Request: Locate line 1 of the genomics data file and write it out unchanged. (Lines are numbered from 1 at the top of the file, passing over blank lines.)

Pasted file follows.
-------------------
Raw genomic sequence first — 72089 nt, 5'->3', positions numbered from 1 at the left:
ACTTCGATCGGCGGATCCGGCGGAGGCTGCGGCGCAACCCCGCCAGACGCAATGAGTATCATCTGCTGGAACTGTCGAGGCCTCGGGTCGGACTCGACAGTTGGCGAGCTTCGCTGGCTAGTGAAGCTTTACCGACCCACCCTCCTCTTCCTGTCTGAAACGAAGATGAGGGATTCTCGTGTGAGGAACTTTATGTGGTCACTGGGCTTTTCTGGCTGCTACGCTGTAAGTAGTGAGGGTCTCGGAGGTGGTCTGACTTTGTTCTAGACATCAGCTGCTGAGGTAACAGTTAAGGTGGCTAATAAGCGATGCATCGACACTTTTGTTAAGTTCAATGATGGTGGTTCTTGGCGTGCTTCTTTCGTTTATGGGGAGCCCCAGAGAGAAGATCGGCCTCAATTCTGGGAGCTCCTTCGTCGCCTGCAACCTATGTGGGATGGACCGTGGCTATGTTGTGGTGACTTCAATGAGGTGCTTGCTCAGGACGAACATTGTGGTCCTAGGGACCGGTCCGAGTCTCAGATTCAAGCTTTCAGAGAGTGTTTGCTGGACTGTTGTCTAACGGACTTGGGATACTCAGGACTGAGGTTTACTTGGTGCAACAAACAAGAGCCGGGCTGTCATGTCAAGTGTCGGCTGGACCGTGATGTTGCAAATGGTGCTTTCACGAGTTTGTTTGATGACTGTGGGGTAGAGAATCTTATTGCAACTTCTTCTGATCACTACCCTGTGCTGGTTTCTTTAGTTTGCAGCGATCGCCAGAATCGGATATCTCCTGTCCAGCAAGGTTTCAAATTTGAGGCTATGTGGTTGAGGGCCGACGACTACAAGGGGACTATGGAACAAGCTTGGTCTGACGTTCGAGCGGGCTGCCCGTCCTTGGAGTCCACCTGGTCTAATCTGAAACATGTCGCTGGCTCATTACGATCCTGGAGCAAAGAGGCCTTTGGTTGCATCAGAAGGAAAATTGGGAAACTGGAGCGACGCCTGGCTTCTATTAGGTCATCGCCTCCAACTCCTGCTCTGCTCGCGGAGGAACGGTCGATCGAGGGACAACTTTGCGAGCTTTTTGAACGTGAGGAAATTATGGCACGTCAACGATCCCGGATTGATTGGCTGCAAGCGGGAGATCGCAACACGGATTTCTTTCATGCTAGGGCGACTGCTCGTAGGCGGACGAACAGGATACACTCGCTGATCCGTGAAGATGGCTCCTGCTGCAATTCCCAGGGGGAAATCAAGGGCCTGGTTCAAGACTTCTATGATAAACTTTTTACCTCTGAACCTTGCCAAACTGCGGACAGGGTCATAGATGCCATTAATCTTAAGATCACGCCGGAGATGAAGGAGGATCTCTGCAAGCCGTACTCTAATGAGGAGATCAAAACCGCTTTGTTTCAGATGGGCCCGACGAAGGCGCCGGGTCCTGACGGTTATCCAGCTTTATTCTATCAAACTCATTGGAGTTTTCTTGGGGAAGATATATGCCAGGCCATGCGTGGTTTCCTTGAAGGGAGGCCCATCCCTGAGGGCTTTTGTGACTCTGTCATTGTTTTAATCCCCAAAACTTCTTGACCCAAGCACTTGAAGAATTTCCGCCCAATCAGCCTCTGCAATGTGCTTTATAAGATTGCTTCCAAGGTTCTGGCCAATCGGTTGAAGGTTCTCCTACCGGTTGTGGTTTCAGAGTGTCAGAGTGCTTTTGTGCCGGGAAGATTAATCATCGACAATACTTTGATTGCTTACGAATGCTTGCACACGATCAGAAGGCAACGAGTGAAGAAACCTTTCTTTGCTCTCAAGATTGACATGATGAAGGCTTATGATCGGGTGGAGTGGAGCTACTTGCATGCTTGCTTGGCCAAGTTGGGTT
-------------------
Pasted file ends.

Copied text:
Raw genomic sequence first — 72089 nt, 5'->3', positions numbered from 1 at the left: